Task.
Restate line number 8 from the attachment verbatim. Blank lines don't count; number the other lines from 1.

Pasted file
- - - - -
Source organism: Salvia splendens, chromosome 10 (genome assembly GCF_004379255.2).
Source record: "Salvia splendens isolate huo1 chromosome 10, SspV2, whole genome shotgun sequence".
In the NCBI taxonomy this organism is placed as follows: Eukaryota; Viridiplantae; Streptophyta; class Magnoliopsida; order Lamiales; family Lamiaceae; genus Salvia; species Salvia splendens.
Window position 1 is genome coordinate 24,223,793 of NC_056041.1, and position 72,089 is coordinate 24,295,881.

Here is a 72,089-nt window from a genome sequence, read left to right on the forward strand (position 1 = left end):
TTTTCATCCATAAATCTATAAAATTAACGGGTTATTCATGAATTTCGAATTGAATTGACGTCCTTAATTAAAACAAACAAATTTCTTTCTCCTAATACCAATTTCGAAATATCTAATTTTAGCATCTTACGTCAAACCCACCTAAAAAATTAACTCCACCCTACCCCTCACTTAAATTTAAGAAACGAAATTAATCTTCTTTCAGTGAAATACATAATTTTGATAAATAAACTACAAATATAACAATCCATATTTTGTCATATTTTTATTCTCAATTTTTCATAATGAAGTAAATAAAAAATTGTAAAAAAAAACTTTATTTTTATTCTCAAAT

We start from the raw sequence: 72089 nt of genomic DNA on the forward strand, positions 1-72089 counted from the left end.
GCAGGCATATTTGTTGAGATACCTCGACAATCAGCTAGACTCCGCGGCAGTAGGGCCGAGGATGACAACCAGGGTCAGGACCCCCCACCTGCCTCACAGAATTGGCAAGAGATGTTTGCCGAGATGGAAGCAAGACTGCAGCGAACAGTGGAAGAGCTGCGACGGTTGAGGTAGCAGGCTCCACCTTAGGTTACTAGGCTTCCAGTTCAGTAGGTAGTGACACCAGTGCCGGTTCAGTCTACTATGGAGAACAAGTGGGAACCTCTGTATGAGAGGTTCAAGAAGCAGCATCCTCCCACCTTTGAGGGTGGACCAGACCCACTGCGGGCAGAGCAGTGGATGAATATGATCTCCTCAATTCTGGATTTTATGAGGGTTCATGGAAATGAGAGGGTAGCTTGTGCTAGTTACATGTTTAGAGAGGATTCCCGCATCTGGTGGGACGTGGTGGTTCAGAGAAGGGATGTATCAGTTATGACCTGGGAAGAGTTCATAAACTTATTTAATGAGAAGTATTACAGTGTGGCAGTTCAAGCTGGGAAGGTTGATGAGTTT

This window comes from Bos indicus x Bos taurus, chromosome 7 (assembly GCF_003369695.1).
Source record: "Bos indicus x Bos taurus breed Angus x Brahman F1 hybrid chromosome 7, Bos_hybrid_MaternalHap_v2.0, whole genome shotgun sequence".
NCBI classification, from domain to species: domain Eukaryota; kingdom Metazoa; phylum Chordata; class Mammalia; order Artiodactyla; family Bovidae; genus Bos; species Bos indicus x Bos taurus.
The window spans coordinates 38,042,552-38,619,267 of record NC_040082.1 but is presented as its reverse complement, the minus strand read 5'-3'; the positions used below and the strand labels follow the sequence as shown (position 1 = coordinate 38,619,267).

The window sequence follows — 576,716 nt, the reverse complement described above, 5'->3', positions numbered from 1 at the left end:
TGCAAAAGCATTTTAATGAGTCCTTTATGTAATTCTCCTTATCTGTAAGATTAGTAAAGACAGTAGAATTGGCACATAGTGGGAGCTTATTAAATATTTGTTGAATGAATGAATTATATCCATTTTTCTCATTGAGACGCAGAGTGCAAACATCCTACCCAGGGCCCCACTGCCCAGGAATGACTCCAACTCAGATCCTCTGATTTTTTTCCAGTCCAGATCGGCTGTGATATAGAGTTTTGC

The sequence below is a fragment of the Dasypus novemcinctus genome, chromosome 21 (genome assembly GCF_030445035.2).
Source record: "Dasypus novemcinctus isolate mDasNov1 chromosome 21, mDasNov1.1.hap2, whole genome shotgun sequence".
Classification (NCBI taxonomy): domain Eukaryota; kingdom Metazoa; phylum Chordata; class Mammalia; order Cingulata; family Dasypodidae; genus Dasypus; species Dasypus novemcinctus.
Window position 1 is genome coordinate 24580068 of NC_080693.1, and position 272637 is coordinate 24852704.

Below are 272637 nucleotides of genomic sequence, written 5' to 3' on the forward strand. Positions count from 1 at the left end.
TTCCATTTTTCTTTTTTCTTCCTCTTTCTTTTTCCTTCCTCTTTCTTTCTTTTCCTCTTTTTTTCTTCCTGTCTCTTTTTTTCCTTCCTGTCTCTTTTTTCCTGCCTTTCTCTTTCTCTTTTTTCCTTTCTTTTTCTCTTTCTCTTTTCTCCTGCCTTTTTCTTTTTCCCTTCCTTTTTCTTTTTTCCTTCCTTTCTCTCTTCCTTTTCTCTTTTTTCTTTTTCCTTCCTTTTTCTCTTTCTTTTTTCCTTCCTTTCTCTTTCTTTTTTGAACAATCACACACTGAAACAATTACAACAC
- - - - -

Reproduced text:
GCAGGCATATTTGTTGAGATACCTCGACAATCAGCTAGACTCCGCGGCAGTAGGGCCGAGGATGACAACCAGGGTCAGGACCCCCCACCTGCCTCACAGAATTGGCAAGAGATGTTTGCCGAGATGGAAGCAAGACTGCAGCGAACAGTGGAAGAGCTGCGACGGTTGAGGTAGCAGGCTCCACCTTAGGTTACTAGGCTTCCAGTTCAGTAGGTAGTGACACCAGTGCCGGTTCAGTCTACTATGGAGAACAAGTGGGAACCTCTGTATGAGAGGTTCAAGAAGCAGCATCCTCCCACCTTTGAGGGTGGACCAGACCCACTGCGGGCAGAGCAGTGGATGAATATGATCTCCTCAATTCTGGATTTTATGAGGGTTCATGGAAATGAGAGGGTAGCTTGTGCTAGTTACATGTTTAGAGAGGATTCCCGCATCTGGTGGGACGTGGTGGTTCAGAGAAGGGATGTATCAGTTATGACCTGGGAAGAGTTCATAAACTTATTTAATGAGAAGTATTACAGTGTGGCAGTTCAAGCTGGGAAGGTTGATGAGTTT